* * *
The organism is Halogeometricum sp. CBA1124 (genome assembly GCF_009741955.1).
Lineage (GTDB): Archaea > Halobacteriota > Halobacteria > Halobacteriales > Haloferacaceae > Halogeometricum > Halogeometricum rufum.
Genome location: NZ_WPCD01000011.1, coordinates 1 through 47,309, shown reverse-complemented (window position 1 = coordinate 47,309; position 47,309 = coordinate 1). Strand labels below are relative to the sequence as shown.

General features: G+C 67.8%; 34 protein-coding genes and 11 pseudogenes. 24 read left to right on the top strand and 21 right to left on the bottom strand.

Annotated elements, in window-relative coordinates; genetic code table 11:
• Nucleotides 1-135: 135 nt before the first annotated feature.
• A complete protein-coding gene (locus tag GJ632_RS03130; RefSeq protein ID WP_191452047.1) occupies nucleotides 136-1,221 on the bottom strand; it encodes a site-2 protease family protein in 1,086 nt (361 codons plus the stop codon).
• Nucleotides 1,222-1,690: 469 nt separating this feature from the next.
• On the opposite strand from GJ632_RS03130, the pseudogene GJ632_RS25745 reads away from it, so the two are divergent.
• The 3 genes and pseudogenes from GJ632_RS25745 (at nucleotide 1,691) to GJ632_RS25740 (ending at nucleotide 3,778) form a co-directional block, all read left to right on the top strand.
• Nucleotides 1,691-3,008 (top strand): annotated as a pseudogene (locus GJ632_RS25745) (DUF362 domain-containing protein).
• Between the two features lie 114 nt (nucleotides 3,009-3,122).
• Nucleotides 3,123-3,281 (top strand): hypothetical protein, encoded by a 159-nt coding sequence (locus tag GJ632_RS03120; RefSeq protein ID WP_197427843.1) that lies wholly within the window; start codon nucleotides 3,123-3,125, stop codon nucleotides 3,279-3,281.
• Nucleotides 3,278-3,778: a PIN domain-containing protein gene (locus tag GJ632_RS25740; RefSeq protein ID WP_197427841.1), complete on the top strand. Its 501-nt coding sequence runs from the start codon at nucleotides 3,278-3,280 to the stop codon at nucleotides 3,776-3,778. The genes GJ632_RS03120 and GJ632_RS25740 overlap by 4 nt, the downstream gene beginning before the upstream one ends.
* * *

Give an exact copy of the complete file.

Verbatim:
The organism is Halogeometricum sp. CBA1124 (genome assembly GCF_009741955.1).
Lineage (GTDB): Archaea > Halobacteriota > Halobacteria > Halobacteriales > Haloferacaceae > Halogeometricum > Halogeometricum rufum.
Genome location: NZ_WPCD01000011.1, coordinates 1 through 47,309, shown reverse-complemented (window position 1 = coordinate 47,309; position 47,309 = coordinate 1). Strand labels below are relative to the sequence as shown.

General features: G+C 67.8%; 34 protein-coding genes and 11 pseudogenes. 24 read left to right on the top strand and 21 right to left on the bottom strand.

Annotated elements, in window-relative coordinates; genetic code table 11:
• Nucleotides 1-135: 135 nt before the first annotated feature.
• A complete protein-coding gene (locus tag GJ632_RS03130; RefSeq protein ID WP_191452047.1) occupies nucleotides 136-1,221 on the bottom strand; it encodes a site-2 protease family protein in 1,086 nt (361 codons plus the stop codon).
• Nucleotides 1,222-1,690: 469 nt separating this feature from the next.
• On the opposite strand from GJ632_RS03130, the pseudogene GJ632_RS25745 reads away from it, so the two are divergent.
• The 3 genes and pseudogenes from GJ632_RS25745 (at nucleotide 1,691) to GJ632_RS25740 (ending at nucleotide 3,778) form a co-directional block, all read left to right on the top strand.
• Nucleotides 1,691-3,008 (top strand): annotated as a pseudogene (locus GJ632_RS25745) (DUF362 domain-containing protein).
• Between the two features lie 114 nt (nucleotides 3,009-3,122).
• Nucleotides 3,123-3,281 (top strand): hypothetical protein, encoded by a 159-nt coding sequence (locus tag GJ632_RS03120; RefSeq protein ID WP_197427843.1) that lies wholly within the window; start codon nucleotides 3,123-3,125, stop codon nucleotides 3,279-3,281.
• Nucleotides 3,278-3,778: a PIN domain-containing protein gene (locus tag GJ632_RS25740; RefSeq protein ID WP_197427841.1), complete on the top strand. Its 501-nt coding sequence runs from the start codon at nucleotides 3,278-3,280 to the stop codon at nucleotides 3,776-3,778. The genes GJ632_RS03120 and GJ632_RS25740 overlap by 4 nt, the downstream gene beginning before the upstream one ends.